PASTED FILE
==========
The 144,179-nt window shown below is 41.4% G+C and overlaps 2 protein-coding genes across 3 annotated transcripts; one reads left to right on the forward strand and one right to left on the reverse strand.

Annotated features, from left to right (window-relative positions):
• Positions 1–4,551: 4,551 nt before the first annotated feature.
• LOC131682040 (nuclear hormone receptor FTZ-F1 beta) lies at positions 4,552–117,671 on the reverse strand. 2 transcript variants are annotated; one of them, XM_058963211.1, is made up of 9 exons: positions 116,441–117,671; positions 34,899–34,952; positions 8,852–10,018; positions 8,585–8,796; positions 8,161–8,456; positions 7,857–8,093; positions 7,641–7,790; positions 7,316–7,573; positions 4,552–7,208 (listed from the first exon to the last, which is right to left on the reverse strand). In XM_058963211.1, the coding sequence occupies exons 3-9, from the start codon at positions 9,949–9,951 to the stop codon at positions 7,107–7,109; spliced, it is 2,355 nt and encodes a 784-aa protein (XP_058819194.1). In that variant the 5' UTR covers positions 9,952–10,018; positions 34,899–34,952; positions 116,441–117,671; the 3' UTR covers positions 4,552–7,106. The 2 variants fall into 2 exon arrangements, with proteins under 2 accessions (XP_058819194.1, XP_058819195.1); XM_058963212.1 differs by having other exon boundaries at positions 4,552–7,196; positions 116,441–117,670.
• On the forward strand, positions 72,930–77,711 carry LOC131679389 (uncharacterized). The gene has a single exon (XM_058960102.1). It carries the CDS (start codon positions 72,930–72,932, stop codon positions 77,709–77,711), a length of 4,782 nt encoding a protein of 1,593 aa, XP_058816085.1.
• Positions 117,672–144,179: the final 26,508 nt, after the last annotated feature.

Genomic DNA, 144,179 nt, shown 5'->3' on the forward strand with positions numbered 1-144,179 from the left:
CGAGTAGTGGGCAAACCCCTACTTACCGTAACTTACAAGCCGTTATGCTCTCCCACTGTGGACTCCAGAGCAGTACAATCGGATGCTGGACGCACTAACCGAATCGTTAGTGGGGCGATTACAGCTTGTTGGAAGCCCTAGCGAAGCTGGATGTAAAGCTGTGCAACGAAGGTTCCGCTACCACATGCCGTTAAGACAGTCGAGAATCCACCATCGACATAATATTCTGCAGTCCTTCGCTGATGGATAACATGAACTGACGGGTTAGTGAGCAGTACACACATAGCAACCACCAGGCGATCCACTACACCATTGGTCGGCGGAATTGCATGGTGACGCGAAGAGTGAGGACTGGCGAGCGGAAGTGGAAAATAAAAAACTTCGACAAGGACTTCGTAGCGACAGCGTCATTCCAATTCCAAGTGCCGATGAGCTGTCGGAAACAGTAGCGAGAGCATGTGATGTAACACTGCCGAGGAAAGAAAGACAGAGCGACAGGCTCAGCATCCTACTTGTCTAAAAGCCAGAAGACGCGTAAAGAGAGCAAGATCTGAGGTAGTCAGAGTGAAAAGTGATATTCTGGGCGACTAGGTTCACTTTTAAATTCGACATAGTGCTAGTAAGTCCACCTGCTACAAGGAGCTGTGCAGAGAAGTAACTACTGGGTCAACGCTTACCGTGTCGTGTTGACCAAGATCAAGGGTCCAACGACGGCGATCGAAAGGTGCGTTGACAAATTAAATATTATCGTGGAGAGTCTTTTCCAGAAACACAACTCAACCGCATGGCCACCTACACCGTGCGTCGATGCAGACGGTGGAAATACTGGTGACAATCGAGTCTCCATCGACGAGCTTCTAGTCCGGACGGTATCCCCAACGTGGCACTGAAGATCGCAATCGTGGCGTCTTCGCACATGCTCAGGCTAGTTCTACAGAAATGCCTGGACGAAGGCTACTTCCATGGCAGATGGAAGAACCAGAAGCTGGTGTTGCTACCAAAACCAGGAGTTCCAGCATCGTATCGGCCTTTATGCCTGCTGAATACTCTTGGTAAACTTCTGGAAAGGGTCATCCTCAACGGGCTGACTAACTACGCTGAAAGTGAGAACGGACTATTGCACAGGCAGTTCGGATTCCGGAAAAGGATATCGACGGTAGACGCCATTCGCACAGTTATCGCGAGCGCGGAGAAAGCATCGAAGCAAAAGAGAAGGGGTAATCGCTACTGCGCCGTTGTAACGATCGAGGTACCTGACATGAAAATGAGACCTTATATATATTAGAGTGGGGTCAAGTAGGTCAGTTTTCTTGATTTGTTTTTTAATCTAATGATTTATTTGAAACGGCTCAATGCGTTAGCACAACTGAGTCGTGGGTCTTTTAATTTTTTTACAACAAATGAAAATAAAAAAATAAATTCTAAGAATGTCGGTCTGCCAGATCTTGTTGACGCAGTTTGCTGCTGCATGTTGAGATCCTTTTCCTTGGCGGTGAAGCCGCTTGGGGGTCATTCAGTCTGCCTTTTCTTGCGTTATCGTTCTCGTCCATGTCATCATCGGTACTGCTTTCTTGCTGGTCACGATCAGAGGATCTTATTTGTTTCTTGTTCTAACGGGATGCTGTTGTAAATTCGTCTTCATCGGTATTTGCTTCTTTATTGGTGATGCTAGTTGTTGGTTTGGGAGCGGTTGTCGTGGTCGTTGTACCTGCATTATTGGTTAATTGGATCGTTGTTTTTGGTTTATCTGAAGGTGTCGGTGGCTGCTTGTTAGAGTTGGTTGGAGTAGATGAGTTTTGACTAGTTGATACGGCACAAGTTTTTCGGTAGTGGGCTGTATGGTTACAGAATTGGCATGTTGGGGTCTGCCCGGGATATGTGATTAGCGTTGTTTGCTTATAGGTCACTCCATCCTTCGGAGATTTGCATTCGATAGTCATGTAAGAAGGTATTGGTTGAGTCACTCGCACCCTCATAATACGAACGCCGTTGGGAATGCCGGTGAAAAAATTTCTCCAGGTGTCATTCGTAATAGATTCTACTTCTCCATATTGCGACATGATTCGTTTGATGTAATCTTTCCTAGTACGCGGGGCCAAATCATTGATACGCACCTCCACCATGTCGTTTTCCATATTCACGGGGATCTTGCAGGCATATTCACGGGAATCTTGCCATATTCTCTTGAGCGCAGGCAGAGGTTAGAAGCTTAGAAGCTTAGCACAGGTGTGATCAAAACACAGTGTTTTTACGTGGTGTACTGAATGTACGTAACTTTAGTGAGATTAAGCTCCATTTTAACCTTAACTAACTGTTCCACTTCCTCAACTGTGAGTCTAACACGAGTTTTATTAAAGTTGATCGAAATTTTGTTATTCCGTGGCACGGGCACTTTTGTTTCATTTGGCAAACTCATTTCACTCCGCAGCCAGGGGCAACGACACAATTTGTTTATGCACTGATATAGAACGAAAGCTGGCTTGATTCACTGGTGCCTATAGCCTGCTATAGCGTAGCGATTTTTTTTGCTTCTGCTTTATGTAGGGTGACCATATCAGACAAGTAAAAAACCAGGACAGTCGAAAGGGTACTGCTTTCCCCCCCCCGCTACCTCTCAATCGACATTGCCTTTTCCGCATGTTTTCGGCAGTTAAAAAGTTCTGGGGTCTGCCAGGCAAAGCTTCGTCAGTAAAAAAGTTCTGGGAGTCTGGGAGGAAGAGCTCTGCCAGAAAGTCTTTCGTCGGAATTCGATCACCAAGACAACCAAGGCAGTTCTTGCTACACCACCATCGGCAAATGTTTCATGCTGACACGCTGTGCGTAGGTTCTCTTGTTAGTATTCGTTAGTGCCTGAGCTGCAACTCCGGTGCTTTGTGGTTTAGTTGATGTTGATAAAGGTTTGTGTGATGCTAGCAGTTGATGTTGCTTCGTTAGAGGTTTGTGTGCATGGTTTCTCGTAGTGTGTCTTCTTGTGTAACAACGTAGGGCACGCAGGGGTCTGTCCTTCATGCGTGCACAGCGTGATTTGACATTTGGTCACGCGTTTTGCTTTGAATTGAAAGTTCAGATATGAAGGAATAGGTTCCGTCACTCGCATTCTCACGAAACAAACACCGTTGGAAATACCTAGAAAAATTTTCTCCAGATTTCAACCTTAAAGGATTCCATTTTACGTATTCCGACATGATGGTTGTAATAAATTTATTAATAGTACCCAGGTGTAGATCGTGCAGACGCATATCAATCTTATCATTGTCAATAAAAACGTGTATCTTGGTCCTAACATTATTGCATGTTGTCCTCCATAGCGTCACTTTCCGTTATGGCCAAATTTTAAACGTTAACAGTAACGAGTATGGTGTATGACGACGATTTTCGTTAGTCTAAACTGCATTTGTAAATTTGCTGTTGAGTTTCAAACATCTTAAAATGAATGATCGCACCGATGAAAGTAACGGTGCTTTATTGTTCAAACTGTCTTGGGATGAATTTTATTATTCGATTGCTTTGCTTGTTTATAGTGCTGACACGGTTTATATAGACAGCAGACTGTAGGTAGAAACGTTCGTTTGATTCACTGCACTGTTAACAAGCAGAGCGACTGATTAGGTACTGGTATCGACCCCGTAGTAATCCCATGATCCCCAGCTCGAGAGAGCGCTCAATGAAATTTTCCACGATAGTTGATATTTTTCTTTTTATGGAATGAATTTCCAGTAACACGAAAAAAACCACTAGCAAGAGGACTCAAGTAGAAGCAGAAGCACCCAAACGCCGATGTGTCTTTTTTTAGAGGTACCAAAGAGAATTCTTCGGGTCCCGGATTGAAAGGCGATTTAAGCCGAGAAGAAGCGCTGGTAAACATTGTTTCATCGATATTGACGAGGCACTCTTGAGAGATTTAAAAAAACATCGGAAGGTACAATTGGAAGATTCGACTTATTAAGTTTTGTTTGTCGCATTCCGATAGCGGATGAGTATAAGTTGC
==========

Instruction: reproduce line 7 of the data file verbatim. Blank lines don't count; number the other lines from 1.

Genomic DNA, 144,179 nt, shown 5'->3' on the forward strand with positions numbered 1-144,179 from the left: